Chinese cargo ship opens new trade route to Europe

This photo taken on September 4, 2010 shows Hong Kong-flagged Nordic Barents carrying 40,000 tonnes of iron ore leaving Kirkenes in the north of Norway on route to China via the Arctic Northeast passage. Due to global warming ice is melting rapidly i
This photo taken on September 4, 2010 shows Hong Kong-flagged Nordic Barents carrying 40,000 tonnes of iron ore leaving Kirkenes in the north of Norway on route to China via the Arctic Northeast passage. Due to global warming ice is melting rapidly in the Arctic region, opening up for a new shorter shipping route between Europe and Asia. In 2012 46 ships sailed the Northern Sea Route up from only two in 2010. Currently, a 19,000-tonne Chinese cargo vessel is making the first such journey by a Chinese merchant ship to Europe via the Northeast Passage, Chinese state media reported on Saturday. -- PHOTO: AFP

BEIJING (AFP) - A 19,000-tonne cargo vessel is making the first journey by a Chinese merchant ship to Europe via the Northeast Passage, a shortened route that could revolutionise trade, state media reported on Saturday.

The Arctic route has become navigable due to global warming melting sea ice and promises to slash journey times by around 12 to 15 days, saving shipping companies and Chinese exporters millions in lower fuel bills and reduced operating costs.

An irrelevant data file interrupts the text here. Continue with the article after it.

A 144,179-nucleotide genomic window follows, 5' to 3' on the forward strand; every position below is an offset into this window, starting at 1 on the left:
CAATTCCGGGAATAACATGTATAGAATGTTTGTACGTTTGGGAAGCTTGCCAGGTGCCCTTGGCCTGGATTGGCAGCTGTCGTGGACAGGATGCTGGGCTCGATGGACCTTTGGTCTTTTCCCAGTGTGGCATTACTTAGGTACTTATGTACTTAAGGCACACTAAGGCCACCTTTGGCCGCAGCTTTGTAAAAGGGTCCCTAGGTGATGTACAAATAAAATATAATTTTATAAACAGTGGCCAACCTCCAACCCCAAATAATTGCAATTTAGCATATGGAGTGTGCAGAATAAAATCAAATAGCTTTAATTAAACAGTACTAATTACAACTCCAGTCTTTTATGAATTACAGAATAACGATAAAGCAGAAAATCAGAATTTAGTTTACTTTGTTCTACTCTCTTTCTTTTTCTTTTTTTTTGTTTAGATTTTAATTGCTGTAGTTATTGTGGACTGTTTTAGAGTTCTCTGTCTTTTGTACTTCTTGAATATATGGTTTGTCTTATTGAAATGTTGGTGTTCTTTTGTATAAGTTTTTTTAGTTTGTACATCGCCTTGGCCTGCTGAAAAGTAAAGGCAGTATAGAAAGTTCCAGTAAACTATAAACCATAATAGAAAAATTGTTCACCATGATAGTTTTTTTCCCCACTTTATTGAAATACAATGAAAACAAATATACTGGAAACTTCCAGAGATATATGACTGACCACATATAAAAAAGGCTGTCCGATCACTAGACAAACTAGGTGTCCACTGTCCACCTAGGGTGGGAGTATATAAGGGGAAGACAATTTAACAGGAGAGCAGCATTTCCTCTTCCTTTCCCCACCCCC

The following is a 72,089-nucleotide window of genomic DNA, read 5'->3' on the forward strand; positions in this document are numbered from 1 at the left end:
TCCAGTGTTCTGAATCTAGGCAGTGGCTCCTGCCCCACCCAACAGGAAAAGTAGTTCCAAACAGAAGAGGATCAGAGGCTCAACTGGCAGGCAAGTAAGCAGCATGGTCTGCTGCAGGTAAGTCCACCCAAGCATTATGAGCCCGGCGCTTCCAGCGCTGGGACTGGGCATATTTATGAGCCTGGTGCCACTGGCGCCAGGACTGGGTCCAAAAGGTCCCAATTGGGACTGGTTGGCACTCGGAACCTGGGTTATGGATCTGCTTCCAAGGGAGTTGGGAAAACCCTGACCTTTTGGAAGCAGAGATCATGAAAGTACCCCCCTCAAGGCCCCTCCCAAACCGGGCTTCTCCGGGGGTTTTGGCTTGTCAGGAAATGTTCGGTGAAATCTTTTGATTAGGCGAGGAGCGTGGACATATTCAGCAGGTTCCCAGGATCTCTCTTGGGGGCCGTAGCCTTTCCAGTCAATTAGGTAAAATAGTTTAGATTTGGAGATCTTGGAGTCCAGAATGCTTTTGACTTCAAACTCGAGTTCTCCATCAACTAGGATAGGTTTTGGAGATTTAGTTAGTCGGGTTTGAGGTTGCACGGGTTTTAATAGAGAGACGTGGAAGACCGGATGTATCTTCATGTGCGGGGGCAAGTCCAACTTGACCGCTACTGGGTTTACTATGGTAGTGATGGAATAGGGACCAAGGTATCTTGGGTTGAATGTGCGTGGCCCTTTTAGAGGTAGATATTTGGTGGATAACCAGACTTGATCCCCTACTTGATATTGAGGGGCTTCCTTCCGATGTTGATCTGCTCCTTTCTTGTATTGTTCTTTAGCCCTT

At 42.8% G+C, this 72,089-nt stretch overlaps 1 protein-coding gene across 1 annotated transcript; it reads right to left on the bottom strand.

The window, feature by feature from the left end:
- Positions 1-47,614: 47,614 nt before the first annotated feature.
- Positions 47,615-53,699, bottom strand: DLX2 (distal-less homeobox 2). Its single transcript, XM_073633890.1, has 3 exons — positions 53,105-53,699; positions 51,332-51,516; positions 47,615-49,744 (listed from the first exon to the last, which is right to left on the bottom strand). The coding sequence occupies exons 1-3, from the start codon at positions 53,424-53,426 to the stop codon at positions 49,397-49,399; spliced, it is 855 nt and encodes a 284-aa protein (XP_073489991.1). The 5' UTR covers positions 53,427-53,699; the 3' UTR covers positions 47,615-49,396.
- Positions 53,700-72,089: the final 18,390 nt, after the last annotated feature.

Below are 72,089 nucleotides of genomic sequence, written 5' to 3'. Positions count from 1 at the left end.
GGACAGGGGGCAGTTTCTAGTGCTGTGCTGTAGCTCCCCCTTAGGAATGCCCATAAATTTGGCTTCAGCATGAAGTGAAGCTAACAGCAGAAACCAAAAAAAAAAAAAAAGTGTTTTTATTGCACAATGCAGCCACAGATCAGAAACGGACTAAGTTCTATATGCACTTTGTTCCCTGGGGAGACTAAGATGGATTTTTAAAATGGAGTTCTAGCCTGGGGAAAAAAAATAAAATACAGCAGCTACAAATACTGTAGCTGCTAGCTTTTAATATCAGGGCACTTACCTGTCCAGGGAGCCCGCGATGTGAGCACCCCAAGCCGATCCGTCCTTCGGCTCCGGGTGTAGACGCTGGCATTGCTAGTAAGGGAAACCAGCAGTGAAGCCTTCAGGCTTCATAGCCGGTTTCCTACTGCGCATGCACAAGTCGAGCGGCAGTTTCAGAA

A freighter belonging to Chinese shipping firm Cosco left the northeastern port of Dalian on Thursday and was expected to take 33 days to reach Europe via the Bering Strait and Russia's northern coastline, the official China Daily reported.

The SinoShipNews website said the vessel was headed for Rotterdam and was due to arrive on September 11.

The new route, which is now navigable for around four months of the year from the end of July, avoids the politically unstable pinch point of the Suez canal, and trims around 7,000 km off the journey, according to the China Daily.

Around 90 per cent of China's foreign trade is carried by sea and Beijing is also hoping the new shipping route can help develop the northeast.

In 2012, 46 ships used the Northeast Passage, compared with four in 2010, according to Rosatomflot, a Russian operator of icebreakers.

But the traffic is still negligible compared with traditional commercial shipping routes, such as the Suez Canal, which has 19,000 ships pass through it a year.

Previous estimates have suggested up to 15 per cent of Chinese foreign trade could use the Arctic route by 2020.

Europe is one of China's largest trading partners, with two-way trade last year worth nearly US$550 billion (S$692 billion).